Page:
The final precious metals trading session of this week started off on a mildly positive note as commodities overall firmed up and as the US dollar slipped to under the 79 pivot point on the trade-weighted index. Month and quarter-end book-squaring were seen as dominating the action for the remainder of the day but yesterday once again presented a headache for gold bulls who had become somewhat emboldened by certain words of Mr. Bernanke’s earlier in the week.
The first quarter’s performance tally shows gold being ahead by 4% since the first trading day of the year. Platinum, on the other hand, is some 17% higher than it was on Jan. 3. A quick survey of equity indices indicates the S&P 500 is ahead by nearly 12% while the Nasdaq Composite is up by almost 19% on the quarter. Such gains would normally be nice enough if they were the tallies for a full twelve months. Stock market participants continued to receive decent US economic news this week as well: Consumer spending climbed above forecasted figures, jobless claims continued at a four-year low level, GDP was un-revised at 3% for the final quarter of 2011.
Analysts at Standard Banks (SA) opine that while commodities had a nice start for first few weeks of the year, players in that space are well-advised to keep an eye out for developments from China. Setbacks in that country’s economy have dampened the strong out-of-the-gate performance in commodities since they first became publicized. Key metrics such as bellwether copper demand, cement production, electricity output, and manufacturing activity in China are critical watch-list items at this juncture.
Standard Bank also reminds us that the principal price-moving agent in commodities in Q1 has been speculative activity of the long kind (save for gold, whose open interest as a percentage of net length fell somewhat) based on QE3 expectations by a crowd that has become more habituated to easy money than Charlie Sheen had been to certain…substances. Practically every gold perma-bull now blames the Fed’s reluctance to provide QE dough to play in the markets with for the souring of the mood in gold. Seeking “salvation” from the US central bank may not prove to be the wisest strategy at this juncture, as you will see below.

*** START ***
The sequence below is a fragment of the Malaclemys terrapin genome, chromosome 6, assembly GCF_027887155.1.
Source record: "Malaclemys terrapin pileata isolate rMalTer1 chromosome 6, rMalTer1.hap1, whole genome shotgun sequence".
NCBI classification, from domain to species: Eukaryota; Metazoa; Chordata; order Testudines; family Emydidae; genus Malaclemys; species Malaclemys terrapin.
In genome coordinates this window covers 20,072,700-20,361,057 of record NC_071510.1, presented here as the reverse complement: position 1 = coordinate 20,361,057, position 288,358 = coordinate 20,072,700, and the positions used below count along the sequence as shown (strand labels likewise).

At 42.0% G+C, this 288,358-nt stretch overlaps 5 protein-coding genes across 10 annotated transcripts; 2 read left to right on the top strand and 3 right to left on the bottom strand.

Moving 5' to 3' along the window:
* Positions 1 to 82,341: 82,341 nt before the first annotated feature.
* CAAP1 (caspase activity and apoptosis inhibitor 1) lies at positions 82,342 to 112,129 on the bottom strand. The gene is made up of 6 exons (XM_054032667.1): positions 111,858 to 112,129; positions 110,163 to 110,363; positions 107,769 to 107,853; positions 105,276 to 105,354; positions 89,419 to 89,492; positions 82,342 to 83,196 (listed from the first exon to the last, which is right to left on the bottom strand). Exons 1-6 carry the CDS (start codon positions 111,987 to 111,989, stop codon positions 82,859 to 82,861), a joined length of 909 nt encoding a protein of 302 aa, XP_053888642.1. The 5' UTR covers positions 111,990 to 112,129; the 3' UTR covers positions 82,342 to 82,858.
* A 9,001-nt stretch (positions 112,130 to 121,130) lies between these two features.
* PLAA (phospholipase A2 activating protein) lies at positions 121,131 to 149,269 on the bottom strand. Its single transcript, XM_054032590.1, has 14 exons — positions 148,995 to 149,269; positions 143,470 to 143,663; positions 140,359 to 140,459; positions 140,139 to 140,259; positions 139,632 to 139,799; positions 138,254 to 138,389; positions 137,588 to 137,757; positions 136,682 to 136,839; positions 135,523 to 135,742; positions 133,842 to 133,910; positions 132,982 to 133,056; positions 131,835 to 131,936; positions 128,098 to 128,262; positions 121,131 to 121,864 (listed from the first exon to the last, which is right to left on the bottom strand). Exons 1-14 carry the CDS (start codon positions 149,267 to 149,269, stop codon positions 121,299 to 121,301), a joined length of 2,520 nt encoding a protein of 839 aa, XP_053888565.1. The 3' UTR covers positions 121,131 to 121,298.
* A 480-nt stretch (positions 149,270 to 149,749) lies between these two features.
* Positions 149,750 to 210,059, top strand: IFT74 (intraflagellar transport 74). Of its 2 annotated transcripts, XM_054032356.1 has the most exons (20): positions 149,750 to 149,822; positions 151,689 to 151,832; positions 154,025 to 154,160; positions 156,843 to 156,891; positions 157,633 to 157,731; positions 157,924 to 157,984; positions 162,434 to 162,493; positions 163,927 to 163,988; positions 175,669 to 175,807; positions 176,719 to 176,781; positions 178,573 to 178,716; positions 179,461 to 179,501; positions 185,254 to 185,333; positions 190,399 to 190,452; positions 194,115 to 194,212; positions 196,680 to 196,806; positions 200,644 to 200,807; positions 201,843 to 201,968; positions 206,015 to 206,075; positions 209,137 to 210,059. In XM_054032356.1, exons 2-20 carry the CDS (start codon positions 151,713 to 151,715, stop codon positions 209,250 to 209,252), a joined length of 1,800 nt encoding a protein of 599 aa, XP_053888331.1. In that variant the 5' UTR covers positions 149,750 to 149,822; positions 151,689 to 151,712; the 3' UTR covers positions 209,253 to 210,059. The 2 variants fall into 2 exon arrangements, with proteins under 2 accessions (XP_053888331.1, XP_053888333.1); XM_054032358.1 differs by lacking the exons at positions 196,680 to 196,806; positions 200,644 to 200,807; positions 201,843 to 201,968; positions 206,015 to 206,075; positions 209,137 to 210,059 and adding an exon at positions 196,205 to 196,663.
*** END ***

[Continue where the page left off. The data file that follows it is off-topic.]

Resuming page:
Spot dealings opened with a bid-side quoted at $1,667 in gold and at $32.50 in silver. While there is still scope for attempts at taking out overhead resistance near $1,680 and $1,704 in gold (with a possible $1,730 end-target) the going has been anything but smooth amid an absence of not only QE3 but bullish news on the physical or ETF front as well. Over in India, the near fortnight-long strike by that country’s jewelers continued but Finance Minister Mukherjee, according to Marketwatch, “has so far given no hint that the government intends to review the import taxes on gold. “I don’t think the government will change its position,” said Badruddin Khan, an analyst at Angel Broking.
“In general, when they do adjust parts of the budget, it’s for essential commodities, not for bullion.” New Delhi first slapped a 2% hike on gold in January to start plugging the holes in the government’s finances and the country’s current account deficit, a measure of the nation’s debt to foreign creditors. Gold demand was also cited as a factor in the slide of the rupee last year, which lifted the costs of India’s import bill.”